Embodied Carbon: Take Action to Reduce the Carbon Emissions of Building Materials

Sponsored by Armstrong Ceiling and Wall Solutions
Presented by Kirsten Ritchie, Stacy Smedley, and Anita Snader
 
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Webinar On-Demand
1 AIA LU/Elective; 0.1 IACET CEU*; 1 AIBD P-CE; AAA 1 Structured Learning Hour; AANB 1 Hour of Core Learning; AAPEI 1 Structured Learning Hour; This course can be self-reported to the AIBC, as per their CE Guidelines.; MAA 1 Structured Learning Hour; NLAA 1 Hour of Core Learning; NSAA 1 Hour of Core Learning; NWTAA 1 Structured Learning Hour; OAA 1 Learning Hour; SAA 1 Hour of Core Learning

Learning Objectives:

  1. Learn how to accelerate the transformation of the building sector to radically reduce and ultimately eliminate the embodied carbon in building materials and construction.
  2. Gain an understanding of embodied carbon and how to take action to reduce carbon emissions. Embodied carbon refers to carbon dioxide emitted during the manufacture, transport and construction of building materials, together with the use phase and end of life emissions.
  3. Learn about the Embodied Carbon in Construction Calculator (EC3) Tool, an open source tool for architects, engineers, owners, construction companies, building material suppliers and policy makers to compare and reduce embodied carbon emissions from construction materials.
  4. Experience a case study on embodied carbon for a major adaptive reuse project.

This course is part of the Sustainability Academy

This webinar is part of the Sustainability Academy

The building sector is the world’s single largest emitter of Green House Gases (GHGs), accounting for 30-40% of total global GHG emissions. Although operational emissions account for more of a building's carbon footprint over its entire life, between now and 2030, almost 75% of the carbon footprint of that 900 Billion square feet will be embodied carbon, NOT operational emissions. Embodied carbon will be responsible for almost half of total new construction emissions between now and 2050.

Building products can reduce their carbon footprint and even become carbon sinks that help remove excess greenhouse gases from the atmosphere. Organizations like Architecture 2030, AIA, USGBC, ILFI, materialsCAN are continuing to raise the awareness of embodied carbon. Unlike operational carbon emissions, which can be reduced over time with building energy efficiency renovations and the use of renewable energy, embodied carbon emissions are locked in place as soon as a building is build.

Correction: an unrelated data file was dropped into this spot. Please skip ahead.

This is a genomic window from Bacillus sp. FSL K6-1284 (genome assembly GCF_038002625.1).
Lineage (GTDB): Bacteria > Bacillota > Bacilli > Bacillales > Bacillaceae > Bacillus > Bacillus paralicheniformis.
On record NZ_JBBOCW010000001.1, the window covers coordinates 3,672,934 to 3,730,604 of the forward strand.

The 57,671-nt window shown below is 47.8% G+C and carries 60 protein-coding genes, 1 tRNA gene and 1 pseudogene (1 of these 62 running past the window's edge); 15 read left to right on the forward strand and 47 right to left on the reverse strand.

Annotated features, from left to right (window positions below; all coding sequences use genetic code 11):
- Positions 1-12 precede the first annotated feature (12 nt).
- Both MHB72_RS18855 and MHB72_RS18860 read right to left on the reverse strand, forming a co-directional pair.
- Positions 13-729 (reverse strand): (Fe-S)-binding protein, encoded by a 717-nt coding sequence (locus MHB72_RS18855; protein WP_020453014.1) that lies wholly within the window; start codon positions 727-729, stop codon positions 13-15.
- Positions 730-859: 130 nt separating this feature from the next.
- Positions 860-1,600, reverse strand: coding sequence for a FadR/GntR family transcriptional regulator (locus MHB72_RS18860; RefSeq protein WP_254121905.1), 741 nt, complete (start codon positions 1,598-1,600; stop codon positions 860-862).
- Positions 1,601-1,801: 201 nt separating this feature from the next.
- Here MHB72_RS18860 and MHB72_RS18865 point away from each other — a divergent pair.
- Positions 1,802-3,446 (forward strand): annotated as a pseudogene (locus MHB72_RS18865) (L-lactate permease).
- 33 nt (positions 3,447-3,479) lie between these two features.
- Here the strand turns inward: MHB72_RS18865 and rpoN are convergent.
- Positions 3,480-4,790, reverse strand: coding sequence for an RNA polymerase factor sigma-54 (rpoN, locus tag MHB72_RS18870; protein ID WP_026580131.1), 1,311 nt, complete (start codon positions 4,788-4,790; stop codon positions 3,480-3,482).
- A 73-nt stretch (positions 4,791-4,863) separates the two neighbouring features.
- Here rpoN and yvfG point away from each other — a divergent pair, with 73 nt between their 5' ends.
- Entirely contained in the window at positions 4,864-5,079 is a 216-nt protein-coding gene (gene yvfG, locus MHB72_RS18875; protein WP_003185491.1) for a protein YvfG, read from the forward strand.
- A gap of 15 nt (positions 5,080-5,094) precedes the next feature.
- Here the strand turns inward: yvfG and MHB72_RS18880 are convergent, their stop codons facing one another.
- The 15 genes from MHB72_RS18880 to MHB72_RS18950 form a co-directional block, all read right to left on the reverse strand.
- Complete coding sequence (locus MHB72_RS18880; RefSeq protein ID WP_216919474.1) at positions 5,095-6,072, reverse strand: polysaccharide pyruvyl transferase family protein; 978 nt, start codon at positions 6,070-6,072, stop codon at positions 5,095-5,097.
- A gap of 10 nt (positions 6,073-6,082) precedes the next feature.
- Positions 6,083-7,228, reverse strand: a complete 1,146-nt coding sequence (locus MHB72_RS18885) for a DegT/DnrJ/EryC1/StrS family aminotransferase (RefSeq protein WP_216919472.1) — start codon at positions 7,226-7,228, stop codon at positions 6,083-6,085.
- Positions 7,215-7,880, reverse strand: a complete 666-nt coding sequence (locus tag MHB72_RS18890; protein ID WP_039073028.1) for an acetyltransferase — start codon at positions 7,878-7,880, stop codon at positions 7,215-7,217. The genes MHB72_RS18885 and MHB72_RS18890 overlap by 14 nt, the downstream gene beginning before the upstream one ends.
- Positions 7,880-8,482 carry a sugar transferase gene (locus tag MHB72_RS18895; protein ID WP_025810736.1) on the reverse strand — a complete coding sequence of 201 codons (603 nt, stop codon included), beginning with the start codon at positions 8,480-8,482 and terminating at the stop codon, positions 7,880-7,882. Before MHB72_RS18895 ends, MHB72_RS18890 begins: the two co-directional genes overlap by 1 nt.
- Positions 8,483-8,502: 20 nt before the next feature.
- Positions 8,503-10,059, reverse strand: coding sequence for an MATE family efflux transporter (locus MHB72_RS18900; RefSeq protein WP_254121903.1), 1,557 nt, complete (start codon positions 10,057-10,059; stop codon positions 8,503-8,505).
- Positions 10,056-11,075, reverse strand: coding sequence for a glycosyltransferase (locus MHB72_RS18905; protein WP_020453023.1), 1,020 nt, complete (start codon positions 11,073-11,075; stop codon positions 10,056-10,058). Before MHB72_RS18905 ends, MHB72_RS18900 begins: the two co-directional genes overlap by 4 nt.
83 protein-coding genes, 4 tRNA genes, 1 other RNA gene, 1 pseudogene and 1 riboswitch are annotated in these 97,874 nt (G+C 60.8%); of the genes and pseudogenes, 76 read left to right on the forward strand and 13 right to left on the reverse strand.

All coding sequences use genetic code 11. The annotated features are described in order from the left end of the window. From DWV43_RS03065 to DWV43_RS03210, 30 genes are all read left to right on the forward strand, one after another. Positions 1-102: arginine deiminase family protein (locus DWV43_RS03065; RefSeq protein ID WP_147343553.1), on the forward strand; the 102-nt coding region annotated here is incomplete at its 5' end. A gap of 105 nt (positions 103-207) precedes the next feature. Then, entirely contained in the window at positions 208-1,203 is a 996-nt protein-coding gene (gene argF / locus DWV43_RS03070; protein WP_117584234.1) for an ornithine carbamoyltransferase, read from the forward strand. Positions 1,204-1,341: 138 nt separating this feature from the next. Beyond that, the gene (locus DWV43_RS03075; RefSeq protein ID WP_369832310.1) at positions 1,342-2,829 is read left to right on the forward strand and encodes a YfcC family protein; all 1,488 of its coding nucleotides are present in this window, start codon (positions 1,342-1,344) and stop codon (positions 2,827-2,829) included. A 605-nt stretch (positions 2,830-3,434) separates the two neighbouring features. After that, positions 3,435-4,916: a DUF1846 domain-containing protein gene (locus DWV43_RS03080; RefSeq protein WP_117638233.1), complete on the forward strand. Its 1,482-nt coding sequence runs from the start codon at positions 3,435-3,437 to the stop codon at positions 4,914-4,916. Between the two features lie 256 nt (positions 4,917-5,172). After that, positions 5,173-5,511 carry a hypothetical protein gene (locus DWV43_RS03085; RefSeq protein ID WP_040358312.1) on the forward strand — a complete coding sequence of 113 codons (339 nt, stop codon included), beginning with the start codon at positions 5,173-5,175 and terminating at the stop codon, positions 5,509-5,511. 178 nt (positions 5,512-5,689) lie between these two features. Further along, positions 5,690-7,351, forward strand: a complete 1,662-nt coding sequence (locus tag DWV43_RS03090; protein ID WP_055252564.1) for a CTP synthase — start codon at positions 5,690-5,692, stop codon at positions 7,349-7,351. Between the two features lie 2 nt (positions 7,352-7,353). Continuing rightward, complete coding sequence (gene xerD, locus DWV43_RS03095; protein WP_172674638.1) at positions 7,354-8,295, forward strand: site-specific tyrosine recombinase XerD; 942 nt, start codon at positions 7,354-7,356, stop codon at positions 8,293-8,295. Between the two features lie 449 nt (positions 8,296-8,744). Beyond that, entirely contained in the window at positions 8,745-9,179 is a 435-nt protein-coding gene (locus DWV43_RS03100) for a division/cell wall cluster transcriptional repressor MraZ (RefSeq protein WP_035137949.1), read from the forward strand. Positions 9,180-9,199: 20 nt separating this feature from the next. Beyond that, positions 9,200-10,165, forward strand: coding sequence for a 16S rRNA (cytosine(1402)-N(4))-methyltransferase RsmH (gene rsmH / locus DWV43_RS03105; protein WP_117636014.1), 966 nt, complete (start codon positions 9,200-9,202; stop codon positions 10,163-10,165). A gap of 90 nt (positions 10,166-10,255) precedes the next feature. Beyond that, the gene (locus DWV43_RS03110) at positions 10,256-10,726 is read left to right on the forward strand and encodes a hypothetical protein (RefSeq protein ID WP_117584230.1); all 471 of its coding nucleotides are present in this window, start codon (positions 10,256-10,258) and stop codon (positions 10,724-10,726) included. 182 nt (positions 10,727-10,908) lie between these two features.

It is critical that we get a handle on embodied carbon now if we hope to phase out fossil fuel emissions by the year 2050. This webinar will equip manufacturers, architects, designers, and other building industry professionals with specific and practical strategies for selecting products and materials that reduce embodied carbon emissions and move the industry toward making buildings part of the solution instead of less of the problem.

The presentations will be followed by a moderated discussion.

armstrong

Photo courtesy of Armstrong Ceiling and Wall Solutions


Ritchie

Kirsten Ritchie, PE, LEED® AP O+M, Consulting Project Director, Principal at Gensler, serves as one of our firm’s leading sustainability ambassadors, championing healthful and forward-thinking design solutions and leading public discussion around innovative and high-performance design and operations. Kirsten’s experience encompasses the workplace, retail, hospitality, education, transportation, aviation and infrastructure sectors; and she is a recognized authority in green product standards and sustainability rating systems (including LEED and LBC). She serves on numerous boards and in other advisory positions, including roles with the Material and Technical Advisory Group at USGBC, Board of Directors of the Green Electronics Council, Board of the Ecological Building Network, and as advisor to the Health Product Declaration Collaborative.

Smedley

Stacy Smedley, LEED BD+C, Living Future Accredited, is Executive Director, Building Transparency. Stacy’s resume includes the first LEED for Homes Platinum certified project in Washington and first project in the world certified under Living Building Version 2.0, the Bertschi School Living Science Building. At Skanska, Stacy leads sustainable initiatives and progressing sustainable construction methods. She is co-founder and CEO of SEED Collaborative, creating environmentally restorative learning spaces that educate and inspire. Stacy is committed to engaging her community in sustainable design and has served as a member of the AIA National Materials Knowledge Working Group, advisory board member for the Carbon Leadership Forum, founding member of Washington Businesses for Climate Action, Membership Chair for Cascadia Green Building Council, Regional Emerging Professionals Recruitment Chair for USGBC, Sustainable Curriculum Consultant, and 2013 Scholar in Residence for the National Association of Independent Schools.

Snader

Anita Snader, LEED AP BD+C, Environmental Sustainability Manager. As the Sustainability Manager of Armstrong Ceiling and Wall Solutions, Anita is part of the Sustainability team at Armstrong World Industries. She manages our product sustainability strategy. She leads Armstrong’s commitment to Health and Wellbeing of occupants called Better Spaces; and drives the material health and transparency efforts through Armstrong’s SUSTAIN™ portfolio of high performance ceiling systems. Anita has led the Armstrong Ceiling Recycling Program which reaches its 20 year anniversary this year. As a LEED AP, she co-chaired the LEED EB Platinum certification for their Headquarters in June 2007, and recertification in 2014. Just recently, she led the FitWel Certification for the new Customer Avenue renovation on the Armstrong Campus.

Originally published in June 2020

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